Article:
Rickets is a clinical syndrome of deformities of growing bones and delayed physical milestones usually caused by a lack of vitamin D. Vitamin D is present in a mixed diet and can be made in the skin if the child is exposed to sunlight. In South Africa nutritional rickets is usually seen in preterm infants who are exclusively breastfed and not exposed to sunlight. Breast milk contains little vitamin D. Infant formulas are supplemented with vitamin D. Once infants start walking, they usually have adequate sun exposure to make their own vitamin D.
Rickets in infants presents with soft, deformed bones, resulting in:
- A ‘rickety rosary’ with swelling of the ribs where bone meets cartilage
- A chest deformity with a horizontal groove overlying the diaphragm attachment to the ribs (Harrison’s sulcus)
- Craniotabes with a softened ‘ping-pong’ skull above the ears
- Thickened wrists and ankles
- Decreased muscle tone, giving a distended abdomen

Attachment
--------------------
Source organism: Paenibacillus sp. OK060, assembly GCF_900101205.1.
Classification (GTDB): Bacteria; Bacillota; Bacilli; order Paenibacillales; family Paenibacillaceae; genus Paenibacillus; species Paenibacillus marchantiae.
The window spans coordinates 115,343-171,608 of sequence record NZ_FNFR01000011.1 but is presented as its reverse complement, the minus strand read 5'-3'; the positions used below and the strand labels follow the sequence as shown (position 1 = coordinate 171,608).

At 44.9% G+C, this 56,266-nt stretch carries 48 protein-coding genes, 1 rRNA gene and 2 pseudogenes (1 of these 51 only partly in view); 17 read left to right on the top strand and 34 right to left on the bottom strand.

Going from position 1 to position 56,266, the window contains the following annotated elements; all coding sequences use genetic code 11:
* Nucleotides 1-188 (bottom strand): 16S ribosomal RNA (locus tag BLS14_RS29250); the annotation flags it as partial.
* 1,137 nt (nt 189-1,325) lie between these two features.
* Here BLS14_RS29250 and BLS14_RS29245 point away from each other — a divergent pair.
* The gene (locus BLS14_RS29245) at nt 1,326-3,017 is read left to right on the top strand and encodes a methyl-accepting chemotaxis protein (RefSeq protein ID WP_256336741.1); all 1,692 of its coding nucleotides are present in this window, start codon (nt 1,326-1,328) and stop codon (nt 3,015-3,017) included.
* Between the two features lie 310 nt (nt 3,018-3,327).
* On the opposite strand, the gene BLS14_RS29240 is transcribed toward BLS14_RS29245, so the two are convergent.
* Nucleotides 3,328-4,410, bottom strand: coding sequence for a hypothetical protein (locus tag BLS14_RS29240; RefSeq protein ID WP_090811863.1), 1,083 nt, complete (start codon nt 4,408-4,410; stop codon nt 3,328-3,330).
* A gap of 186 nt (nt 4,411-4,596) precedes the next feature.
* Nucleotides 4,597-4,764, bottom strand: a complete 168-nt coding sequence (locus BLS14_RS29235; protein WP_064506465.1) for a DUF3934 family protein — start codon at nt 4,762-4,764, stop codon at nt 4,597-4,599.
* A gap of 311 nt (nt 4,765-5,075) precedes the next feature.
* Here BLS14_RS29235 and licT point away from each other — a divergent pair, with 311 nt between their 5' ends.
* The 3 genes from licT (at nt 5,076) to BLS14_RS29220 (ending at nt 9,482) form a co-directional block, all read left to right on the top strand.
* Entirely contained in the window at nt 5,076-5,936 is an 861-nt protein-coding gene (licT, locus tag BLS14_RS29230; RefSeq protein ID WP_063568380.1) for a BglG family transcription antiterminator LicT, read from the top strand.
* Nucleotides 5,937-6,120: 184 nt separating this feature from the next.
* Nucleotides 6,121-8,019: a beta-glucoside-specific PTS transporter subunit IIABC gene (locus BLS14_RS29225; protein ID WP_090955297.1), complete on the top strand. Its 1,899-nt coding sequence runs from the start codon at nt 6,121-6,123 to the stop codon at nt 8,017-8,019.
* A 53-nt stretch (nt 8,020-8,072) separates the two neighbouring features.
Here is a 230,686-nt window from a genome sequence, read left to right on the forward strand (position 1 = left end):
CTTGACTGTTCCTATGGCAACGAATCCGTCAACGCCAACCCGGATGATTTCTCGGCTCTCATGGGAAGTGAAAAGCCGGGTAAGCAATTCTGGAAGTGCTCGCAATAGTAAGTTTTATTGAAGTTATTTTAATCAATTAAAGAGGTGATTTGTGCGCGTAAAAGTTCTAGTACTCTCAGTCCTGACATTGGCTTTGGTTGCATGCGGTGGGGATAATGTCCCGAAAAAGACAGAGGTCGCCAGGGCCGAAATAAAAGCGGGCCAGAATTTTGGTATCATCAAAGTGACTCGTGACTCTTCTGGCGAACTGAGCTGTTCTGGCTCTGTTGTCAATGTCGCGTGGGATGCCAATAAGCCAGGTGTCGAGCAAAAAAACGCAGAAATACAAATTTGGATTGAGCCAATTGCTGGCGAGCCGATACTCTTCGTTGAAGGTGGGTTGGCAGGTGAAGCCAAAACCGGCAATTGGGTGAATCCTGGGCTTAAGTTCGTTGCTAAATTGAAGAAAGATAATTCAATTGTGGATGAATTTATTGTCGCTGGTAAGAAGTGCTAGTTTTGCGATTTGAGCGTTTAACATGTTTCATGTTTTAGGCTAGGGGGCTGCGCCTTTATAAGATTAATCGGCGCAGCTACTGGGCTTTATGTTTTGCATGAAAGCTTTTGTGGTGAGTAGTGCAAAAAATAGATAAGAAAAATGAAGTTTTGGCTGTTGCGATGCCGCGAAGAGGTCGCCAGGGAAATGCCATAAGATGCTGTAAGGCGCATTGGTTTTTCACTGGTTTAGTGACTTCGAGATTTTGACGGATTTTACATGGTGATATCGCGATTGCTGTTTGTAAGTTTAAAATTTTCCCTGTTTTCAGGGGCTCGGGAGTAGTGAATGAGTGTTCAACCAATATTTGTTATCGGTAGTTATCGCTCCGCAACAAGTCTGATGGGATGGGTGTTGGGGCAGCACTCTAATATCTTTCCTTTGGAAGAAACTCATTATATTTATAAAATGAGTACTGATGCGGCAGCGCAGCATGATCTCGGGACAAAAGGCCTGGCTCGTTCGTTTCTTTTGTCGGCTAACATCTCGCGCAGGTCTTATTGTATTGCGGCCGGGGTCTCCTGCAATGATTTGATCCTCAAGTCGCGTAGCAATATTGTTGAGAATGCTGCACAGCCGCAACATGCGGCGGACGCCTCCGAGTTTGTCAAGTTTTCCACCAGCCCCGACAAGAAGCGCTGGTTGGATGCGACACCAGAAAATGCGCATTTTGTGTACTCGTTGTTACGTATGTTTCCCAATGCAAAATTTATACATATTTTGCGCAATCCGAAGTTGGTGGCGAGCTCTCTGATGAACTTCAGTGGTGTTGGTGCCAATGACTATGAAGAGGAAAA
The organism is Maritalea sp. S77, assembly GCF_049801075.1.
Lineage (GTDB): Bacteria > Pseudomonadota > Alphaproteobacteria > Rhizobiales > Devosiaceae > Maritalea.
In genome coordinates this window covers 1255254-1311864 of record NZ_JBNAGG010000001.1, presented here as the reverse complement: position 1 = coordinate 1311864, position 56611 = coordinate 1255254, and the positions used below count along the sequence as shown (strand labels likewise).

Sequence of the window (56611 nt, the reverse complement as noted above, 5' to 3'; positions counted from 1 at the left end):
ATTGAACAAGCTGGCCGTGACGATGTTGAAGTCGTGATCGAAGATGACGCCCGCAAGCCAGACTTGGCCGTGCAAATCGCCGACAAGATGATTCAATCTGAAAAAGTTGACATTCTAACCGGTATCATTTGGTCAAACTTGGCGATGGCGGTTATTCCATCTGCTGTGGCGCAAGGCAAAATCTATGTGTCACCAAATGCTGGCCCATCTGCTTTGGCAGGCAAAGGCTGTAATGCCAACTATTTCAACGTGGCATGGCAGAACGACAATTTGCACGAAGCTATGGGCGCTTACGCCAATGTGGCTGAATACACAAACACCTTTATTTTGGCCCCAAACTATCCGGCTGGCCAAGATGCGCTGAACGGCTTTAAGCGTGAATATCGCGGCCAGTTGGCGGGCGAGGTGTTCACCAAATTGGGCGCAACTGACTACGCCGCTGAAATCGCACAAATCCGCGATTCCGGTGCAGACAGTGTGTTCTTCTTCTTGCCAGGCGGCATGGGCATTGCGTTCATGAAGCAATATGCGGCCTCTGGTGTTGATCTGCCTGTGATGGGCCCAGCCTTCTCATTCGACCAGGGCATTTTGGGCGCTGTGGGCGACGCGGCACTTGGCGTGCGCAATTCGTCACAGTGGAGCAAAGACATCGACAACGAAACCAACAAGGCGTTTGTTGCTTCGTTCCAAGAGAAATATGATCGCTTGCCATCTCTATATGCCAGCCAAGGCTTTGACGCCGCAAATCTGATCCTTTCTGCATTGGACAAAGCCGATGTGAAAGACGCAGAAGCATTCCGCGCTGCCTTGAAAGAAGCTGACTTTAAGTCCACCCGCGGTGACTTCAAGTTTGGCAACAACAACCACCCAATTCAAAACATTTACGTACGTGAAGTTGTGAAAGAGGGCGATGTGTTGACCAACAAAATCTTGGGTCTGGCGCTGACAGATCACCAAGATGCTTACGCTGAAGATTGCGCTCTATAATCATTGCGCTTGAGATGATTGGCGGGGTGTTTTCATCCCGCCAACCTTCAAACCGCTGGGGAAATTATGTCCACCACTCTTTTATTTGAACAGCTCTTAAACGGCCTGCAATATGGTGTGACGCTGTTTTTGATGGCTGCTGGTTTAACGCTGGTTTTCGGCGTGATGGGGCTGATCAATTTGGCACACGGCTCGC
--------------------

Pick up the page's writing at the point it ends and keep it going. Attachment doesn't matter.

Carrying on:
- Delayed physical milestones
- An increased risk of pneumonia
Treatment consists of 1000 units of oral vitamin D daily for a month by which time there should be radiological confirmation of healing. Increase exposure to sunlight for 30 minutes a week. For prevention vitamin D 400 units daily (in 0.6 ml of multivitamin drops or 5 ml vitamin syrup) should be given to preterm infants for 6 months as they are at high risk of developing rickets.
Rickets due to calcium deficiency can occur in older children on a diet which has adequate vitamin D but is low in calcium (e.g. maize without milk). There are also rare renal and metabolic causes of rickets in children who do not respond to the standard treatment. Vitamin D deficiency in adolescents (osteomalacia) presents with bone pain, muscle weakness and hypotonia. Hypovitaminosis D can be confirmed by finding a low concentration of serum 25 hydroxycholecalciferol.